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Arduino with a temperature sensor DS18B20

Arduino in combination with temperature sensor DS18B20

A tutorial is a method of processing a temperature sensor using Arduino.

 

In this example we used the following elements:

 

Connection

At the beginning of the library you want to add to the environment of the Arduino (Sketch -> Include Library -> Add .ZIP Library...). Then connect the contacts of the sensor according to the following table:

 

Pin ArduinoPin Sensor
GNDGND
Pin 10DQ
5 VVdd

 

 

In addition, the sensor requires a 4.7 kω resistor podciągającego between DQ and power 5 Volts - this does not apply to modules that already have this resistor built in.

 

 

 

The scheme of connection of temperature sensor.

 

Service

In order to obtain the temperature from the sensor, we will use the example program DS18x20_Temperature come from the supplied library (File -> Examples -> OneWire -> DS18x20_Temperature).

 

// OneWire DS18S20, DS18B20, DS1822 Temperature Example 
// 
// http://www.pjrc.com/teensy/td_libs_OneWire.html 
// 
// The DallasTemperature library can do all this work for you! 
// http://milesburton.com/Dallas_Temperature_Control_Library 

OneWire ds(10); // on pin 10 (a 4.7 K resistor is necessary) 

void setup(void) { 
 Serial.begin(9600); 
} 

void loop(void) { 
 byte i; 
 byte present = 0; 
 byte type_s; 
 byte data[12]; 
 byte addr[8]; 
 float Celsius, Fahrenheit; 

 if ( !for search(addr)) { 
 Serial.println("No more addresses."); 
 Serial.println(); 
 for reset_search(); 
 delay(250); 
 return; 
 } 

 Serial.print("ROM ="); 
 for( i = 0; i < 8; i++) { 
 Serial.write(' '); 
 Serial.print(addr[i], HEX); 
 } 

 if (OneWire::crc8(addr, 7) != addr[7]) { 
 Serial.println("CRC is not valid!"); 
 return; 
 } 
 Serial.println();

// the first ROM byte indicates which chip switch (addr[0]) { case 0x10: Serial.println(" Chip = DS18S20"); // or old DS1820 type_s = 1; break; case 0x28: Serial.println(" Chip = DS18B20"); type_s = 0; break; case 0x22: Serial.println(" Chip = DS1822"); type_s = 0; break; default: Serial.println("Device is not a DS18x20 family device."); return; } reset(); select(addr); issues write(0x44, 1); // start conversion, with parasite power on at the end delay(1000); // maybe 750ms is enough, maybe not // we might do a depower() here, but the reset will take care of it. present = reset(); select(addr); issues write(0xBE); // Read Scratchpad Serial.print(" date = "); Serial.print(present, HEX); Serial.print(" "); for ( i = 0; i < 9; i++) { // we need 9 bytes data[i] = read(); Serial.print(data[i], HEX); Serial.print(" "); } Serial.print(" CRC="); Serial.print(OneWire::crc8(data, 8), HEX); Serial.println(); // Convert the data to actual temperature // because the result is a 16-bit signed integer, it should // be stored to an "int16_t" type, which is always 16 bits // even when compiled on a 32 bit processor. int16_t raw = (data[1] << 8) | data[0]; if (type_s) { raw = raw << 3; // 9 bit resolution default if (data[7] == 0x10) { // "count remain" gives full 12 bit resolution raw = raw & 0xFFF0) + 12 - data[6]; } } else { byte cfg = (data[4] & 0x60); // at lower res, the low bits are undefined, so let's zero them if (cfg == 0x00) raw = raw & ~7; // 9 bit resolution, 93.75 ms else if (cfg == 0x20) raw = raw & ~3; // 10 bit res, 187.5 ms else if (cfg == 0x40) raw = raw & ~1; // 11 bit res, 375 MS //// default is 12 bit resolution, 750 ms conversion time } celsius = (float)raw / 16.0; fahrenheit = celsius * 1.8 + 32.0; Serial.print(" Temperature = "); Serial.print(celsius); Serial.print(" Celsius "); Serial.print(Fahrenheit); Serial.println(" Fahrenheit"); }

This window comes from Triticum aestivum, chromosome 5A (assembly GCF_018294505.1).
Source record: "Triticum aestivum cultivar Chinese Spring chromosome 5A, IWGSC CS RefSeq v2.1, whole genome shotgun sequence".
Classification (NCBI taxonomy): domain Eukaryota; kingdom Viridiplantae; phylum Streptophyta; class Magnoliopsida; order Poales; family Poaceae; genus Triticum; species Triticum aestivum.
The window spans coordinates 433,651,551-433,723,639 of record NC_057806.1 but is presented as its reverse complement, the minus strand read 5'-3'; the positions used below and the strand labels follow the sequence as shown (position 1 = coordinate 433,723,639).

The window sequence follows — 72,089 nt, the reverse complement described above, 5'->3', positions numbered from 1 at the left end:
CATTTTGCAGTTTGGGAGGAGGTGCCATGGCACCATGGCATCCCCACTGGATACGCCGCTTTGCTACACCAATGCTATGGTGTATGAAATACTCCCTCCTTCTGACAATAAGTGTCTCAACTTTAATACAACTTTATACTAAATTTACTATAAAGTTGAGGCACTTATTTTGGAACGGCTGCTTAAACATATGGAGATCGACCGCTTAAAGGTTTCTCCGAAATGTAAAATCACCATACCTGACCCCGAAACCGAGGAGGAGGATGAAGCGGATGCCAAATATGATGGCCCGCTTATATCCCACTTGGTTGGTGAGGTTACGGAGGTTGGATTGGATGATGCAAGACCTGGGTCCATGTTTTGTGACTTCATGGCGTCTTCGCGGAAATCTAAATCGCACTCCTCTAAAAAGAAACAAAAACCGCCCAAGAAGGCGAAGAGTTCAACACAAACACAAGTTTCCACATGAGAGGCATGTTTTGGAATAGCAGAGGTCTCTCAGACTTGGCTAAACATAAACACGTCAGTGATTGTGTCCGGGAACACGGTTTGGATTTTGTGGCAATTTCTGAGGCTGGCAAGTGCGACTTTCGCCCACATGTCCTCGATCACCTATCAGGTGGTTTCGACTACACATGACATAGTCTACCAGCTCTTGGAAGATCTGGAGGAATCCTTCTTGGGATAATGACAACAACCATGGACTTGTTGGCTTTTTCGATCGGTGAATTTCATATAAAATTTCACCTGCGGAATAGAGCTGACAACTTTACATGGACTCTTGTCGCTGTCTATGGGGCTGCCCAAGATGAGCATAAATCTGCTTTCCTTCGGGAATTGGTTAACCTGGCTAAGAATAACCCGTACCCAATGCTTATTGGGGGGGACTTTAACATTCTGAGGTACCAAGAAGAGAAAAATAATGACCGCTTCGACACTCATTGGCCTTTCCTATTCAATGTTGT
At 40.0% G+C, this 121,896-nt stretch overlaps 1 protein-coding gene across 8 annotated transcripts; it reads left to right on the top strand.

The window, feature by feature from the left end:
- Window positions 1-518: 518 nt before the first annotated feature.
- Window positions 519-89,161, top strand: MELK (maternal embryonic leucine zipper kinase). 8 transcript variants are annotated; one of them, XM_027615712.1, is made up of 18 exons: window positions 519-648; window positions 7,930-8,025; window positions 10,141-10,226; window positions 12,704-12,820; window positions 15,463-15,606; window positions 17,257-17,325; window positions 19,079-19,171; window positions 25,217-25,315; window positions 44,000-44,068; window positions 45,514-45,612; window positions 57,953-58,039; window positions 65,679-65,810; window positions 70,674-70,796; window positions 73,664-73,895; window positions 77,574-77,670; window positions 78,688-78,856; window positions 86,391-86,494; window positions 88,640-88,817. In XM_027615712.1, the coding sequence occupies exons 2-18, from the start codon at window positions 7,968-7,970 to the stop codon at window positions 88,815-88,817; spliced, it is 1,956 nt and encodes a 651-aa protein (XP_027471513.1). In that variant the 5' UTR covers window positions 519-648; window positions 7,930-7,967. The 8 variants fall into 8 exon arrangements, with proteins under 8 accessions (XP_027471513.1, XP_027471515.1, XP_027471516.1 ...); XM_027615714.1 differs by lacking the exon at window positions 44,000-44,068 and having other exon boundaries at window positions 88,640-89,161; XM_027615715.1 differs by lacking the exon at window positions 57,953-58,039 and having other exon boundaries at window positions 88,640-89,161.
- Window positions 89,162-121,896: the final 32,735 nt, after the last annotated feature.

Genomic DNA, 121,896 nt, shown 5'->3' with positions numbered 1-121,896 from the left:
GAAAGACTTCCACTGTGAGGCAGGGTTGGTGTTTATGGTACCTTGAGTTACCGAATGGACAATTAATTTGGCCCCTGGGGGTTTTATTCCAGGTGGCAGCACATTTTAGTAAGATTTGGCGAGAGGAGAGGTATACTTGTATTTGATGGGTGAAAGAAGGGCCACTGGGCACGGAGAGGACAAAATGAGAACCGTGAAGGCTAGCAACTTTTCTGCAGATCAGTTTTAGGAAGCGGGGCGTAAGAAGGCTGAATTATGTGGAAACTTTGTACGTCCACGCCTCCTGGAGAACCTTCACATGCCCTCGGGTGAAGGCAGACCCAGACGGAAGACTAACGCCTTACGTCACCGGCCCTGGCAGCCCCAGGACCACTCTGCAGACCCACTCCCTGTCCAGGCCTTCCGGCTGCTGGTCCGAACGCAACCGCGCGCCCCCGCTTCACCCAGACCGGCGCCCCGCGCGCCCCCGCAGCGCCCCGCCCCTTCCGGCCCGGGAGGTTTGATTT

The results of the program you can see in the following screenshot.

 

 

A screenshot of the serial monitor.